The Emmett script produced can be further edited by hand to add whatever debugging logic is desirable to have for tracing the data objects and for troubleshooting the problem at hand. One way to use the dynamic probes is to have the probes log the critical data inside the data object together with the address of the data object, a timestamp, the backtrace ID, and the address of the instruction associated with the probe. Load the Emmett script to install the dynamic probes and run the test to reproduce the issue. When the test is done, the probes collectively generate a log that provides the history of the data during the test. A tool can be written to replay part of the log. As it replays each log record, the tool can filter out a particular set of data objects and display their access history in a graphical way showing the backtrace as the code path and the content of the data at the time of the access.

4. Related Work

Previously published work related to data tracking was usually done in the context of general interactive debugging. This is different from our purpose, which is to support massive data tracing for an extended period of time.

A similar concept for software watchpoints has also been developed. However, the implementation relies on dynamic code transformation by injecting additional code to check each memory reference to see if the memory address is one of the watchpoints [2] [3]. Although such an implementation is effective, it incurs overhead as much as 3x performance degradation even after some effective optimization techniques [2] are applied.

In our implementation, we chose a two-phase approach. In the first phase, we discover all the access points of the data of interest during the first test run. In the second phase, we install dynamic probes at the access points and rerun the test. There seems to be more work up front with our approach, but subsequent test runs incur only the overhead that is needed to fire the dynamic probe at a specific point in the code path.

The goal for our implementation is not to support interactive debugging, but rather to trace specific types of data that are of interest for debugging the problem at hand and for saving the access history of the data for subsequent root-cause analysis. We are also interested in using the data as a beacon to help trace out the code path that the data is passing along.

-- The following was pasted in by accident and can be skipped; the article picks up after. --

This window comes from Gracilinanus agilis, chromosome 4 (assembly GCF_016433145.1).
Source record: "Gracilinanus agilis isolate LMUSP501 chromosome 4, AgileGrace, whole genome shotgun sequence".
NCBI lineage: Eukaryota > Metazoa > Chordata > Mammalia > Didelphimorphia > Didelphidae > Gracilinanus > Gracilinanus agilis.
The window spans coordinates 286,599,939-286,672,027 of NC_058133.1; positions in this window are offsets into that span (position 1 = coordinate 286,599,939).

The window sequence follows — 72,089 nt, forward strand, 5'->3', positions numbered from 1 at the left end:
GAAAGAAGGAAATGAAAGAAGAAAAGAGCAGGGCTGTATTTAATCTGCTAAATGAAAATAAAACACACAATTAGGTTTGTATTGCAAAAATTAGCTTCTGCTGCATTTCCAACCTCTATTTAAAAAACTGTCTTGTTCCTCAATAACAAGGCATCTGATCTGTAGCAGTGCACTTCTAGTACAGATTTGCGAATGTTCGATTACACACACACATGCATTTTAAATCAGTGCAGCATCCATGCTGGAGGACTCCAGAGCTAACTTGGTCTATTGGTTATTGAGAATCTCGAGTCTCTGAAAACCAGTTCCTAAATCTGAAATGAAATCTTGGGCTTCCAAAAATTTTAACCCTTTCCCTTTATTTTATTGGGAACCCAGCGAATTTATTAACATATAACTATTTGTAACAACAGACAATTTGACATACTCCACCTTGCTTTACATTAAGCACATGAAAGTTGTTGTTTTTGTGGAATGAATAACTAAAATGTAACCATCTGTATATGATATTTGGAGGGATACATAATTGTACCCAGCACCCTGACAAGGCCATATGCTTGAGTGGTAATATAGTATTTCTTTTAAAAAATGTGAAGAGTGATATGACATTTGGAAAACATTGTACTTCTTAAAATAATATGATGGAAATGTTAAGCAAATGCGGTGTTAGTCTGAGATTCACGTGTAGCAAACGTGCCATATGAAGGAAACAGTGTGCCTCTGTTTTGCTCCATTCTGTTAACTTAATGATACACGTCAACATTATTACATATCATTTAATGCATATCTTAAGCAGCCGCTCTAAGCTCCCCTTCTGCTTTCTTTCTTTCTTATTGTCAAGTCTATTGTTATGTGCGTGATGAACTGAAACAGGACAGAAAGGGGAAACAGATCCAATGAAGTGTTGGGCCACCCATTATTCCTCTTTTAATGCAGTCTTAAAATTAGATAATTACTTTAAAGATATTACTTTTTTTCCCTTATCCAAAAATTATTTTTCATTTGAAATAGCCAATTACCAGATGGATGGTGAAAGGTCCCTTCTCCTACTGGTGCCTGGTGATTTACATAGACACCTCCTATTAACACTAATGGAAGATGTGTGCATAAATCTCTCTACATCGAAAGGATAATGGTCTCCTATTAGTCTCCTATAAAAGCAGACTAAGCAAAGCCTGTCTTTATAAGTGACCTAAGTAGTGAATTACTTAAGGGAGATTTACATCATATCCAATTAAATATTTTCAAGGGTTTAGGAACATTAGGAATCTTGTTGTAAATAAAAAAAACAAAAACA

5. Summary

We implemented a prototype for the Dynamic Data Tracker as a proof of concept. It demonstrated that the idea is feasible. The development work on the Dynamic Data Tracker is still ongoing. We want to build more tools to increase our capability to do various post analyses of the access history of data. We expect to use this tool for root-cause analysis, especially in the area of code that is unfamiliar to VMware, such as code developed by our partners. Likewise, we expect our partners to benefit from this tool in a similar way. We also expect to use the tool to enable us to look for anomalies in various data paths, to identify bottlenecks, and to study the data access patterns of some hot paths so that we can build up simulators to model the data access behavior of such paths to gain insight into how to optimize data placement and data access sequence.

References

1. Martim Carbone, Alok Kataria, Radu Rugina, and Vivek Thampi. “VProbes: Deep Observability into the ESXi Hypervisor.” VMware Technical Journal, Summer 2014.
2. Qin Zhao, Rodric Rabbah, Saman Amarasinghe, Larry Rudolph, and Weng-Fai Wong. “How to do a million watchpoints: Efficient Debugging using Dynamic Instrumentation.”
3. M. Copperman and J. Thomas, “Poor Man’s Watchpoints.”
4. R. Wahbe, S. Lucco, and S. L. Graham, “Practical Data Breakpoints: Design and Implementation.” Proceedings of the SIGPLAN Conference on Programming Language Design and Implementation (1993), pp. 1–12.